often photograph birds from the window of my vehicle in
situations like a wildlife refuge, where you can drive
around and see plenty of opportunities to get good shots.
I've made three double bean bags for this type of photography,
created from the basic pattern from an article
by Scott Fairbairn. These worked well for almost
everything. I found, however, I needed more height than
these provided when I was shooting from the window of
Bean Bag version II
Flying Saucer Ball Head
in my full-sized truck, the camera and lens sat too low
in the window to shoot comfortably. The bean bag needed
more height. I tried stacking two bean bags, but they
would slip apart. I had to slump down into the seat to
see through the viewfinder. I didn't dare use the window
to raise the bean bag, camera and lens. That much weight
on the power window mechanism seemed a very bad idea.
It was designed to raise a piece of glass, not 25+ pounds
panning left and right, the tripod foot would bind in
the bean bag, and the lens wanted to flop over on one
side all the time. When I panned right, the side mirror
was at the same level as the lens and in the way. It made
following the action a bit of a hassle. Spinning the tripod
foot up out of the way helped, but I lost what little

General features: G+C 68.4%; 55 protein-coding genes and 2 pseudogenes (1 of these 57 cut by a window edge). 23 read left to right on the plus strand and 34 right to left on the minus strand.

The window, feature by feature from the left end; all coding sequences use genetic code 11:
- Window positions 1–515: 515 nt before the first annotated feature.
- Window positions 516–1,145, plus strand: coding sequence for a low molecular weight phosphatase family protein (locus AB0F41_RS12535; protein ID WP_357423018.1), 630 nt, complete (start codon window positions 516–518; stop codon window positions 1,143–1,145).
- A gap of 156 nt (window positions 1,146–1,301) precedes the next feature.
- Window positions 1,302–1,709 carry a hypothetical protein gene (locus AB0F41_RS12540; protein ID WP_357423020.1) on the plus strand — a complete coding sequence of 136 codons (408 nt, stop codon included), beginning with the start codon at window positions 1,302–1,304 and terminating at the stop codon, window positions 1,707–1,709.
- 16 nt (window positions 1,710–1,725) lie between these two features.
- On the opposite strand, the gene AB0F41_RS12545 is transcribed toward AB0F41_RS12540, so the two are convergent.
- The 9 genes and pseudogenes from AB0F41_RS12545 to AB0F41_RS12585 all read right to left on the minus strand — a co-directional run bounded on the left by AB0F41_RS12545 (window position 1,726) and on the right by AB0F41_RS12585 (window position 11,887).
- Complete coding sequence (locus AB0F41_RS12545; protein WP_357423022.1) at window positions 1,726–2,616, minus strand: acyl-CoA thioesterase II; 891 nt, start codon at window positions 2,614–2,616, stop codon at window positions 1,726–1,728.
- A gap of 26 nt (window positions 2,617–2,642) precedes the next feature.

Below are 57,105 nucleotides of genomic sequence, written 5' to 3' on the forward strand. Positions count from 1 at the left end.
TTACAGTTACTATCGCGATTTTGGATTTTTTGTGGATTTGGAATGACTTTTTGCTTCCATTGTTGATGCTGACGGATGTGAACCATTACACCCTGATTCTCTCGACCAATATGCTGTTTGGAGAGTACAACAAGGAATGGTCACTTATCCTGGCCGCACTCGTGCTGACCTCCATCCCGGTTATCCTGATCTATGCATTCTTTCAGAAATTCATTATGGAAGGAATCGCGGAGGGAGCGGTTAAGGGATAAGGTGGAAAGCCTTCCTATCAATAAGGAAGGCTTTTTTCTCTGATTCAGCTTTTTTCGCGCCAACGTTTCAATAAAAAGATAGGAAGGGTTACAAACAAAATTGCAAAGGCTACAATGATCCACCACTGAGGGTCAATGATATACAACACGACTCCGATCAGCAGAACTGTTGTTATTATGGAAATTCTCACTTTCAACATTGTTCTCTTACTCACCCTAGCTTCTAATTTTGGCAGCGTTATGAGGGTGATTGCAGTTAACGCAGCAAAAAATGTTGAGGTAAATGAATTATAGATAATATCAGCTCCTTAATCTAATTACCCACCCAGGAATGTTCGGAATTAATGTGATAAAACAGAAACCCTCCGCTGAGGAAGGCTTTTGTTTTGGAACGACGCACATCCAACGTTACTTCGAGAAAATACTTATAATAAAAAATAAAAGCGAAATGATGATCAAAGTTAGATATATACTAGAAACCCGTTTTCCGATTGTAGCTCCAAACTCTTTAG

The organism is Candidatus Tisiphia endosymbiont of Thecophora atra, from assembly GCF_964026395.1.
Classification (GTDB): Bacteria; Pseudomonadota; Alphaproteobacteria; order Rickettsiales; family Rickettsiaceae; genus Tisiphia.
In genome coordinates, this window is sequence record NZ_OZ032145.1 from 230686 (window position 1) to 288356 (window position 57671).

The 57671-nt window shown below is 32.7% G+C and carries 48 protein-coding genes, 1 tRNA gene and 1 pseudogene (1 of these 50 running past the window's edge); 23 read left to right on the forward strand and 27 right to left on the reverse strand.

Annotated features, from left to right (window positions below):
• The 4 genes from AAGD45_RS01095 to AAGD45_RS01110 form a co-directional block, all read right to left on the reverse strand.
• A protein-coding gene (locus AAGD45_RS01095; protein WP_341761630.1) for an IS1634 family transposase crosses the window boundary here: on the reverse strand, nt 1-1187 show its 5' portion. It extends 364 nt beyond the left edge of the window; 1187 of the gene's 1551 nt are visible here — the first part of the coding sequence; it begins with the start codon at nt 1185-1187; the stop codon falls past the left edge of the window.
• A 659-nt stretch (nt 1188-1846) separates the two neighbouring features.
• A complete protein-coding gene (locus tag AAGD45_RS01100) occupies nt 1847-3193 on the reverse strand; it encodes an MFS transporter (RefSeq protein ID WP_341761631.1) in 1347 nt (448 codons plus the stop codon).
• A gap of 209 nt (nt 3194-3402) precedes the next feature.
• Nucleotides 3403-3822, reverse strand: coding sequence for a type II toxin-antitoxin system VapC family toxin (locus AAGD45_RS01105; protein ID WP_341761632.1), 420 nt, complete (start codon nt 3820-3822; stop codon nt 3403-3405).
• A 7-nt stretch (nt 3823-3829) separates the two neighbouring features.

height advantage it offered, making the lens sit even
had looked at every bean bag I could find on the web,
including the "Molar
Bean Bag" by Vertex Photographic. I liked the
way it hugged the vehicle door, but it simply did not
provide enough height above the window for comfortable
shooting. Also, the photos on the Vertex website showed
the beanbag with a camera mounted on a plate, with what
I presumed to be a panning head attached. I found such
a device at another website, but it wasn't cheap. It did
however give me the impetus to come up with my own solution.
After pondering these problems for awhile I designed a
one-two combination to solve both problems. . . . .
Butterfly Bean Bag and Flying Saucer Ball Head in
use with a super-telephoto.
to make your own
The "Butterfly Bean Bag" and the
"Flying Saucer Ball Head"
will start with the Butterfly Bean Bag, so named
because the cutting and sewing pattern for it looks something
like a butterfly, although the bean bag itself actually
looks more like a "molar tooth" than the Vertex product.
I used the basic back-to-back "double bean bag" construction
technique from the bean bag on the Scott Fairbairn website,
and combined it with the general "molar" shape of the
Vertex design. The advantages of my design are:
• Weighs less
for its size than other designs
• Stands far taller
than other designs of same (or even greater ) weight
accomplish these improvements I made the top half taller
(above the "V") than the Vertex design, and added stitching
to shape the sides and make them stand up stiffer. Otherwise
the extra height would have been lost due to the sides
bulging out and drooping. I also closed off a large portion
of the bottom half so it didn't fill with unnecessary
beans. This created four
tubular colums, providing a firm base hanging
over the vehicle door so the bag stands up taller and
firmer. Without this design feature, the extra height
would have required an additional 4 pounds of beans to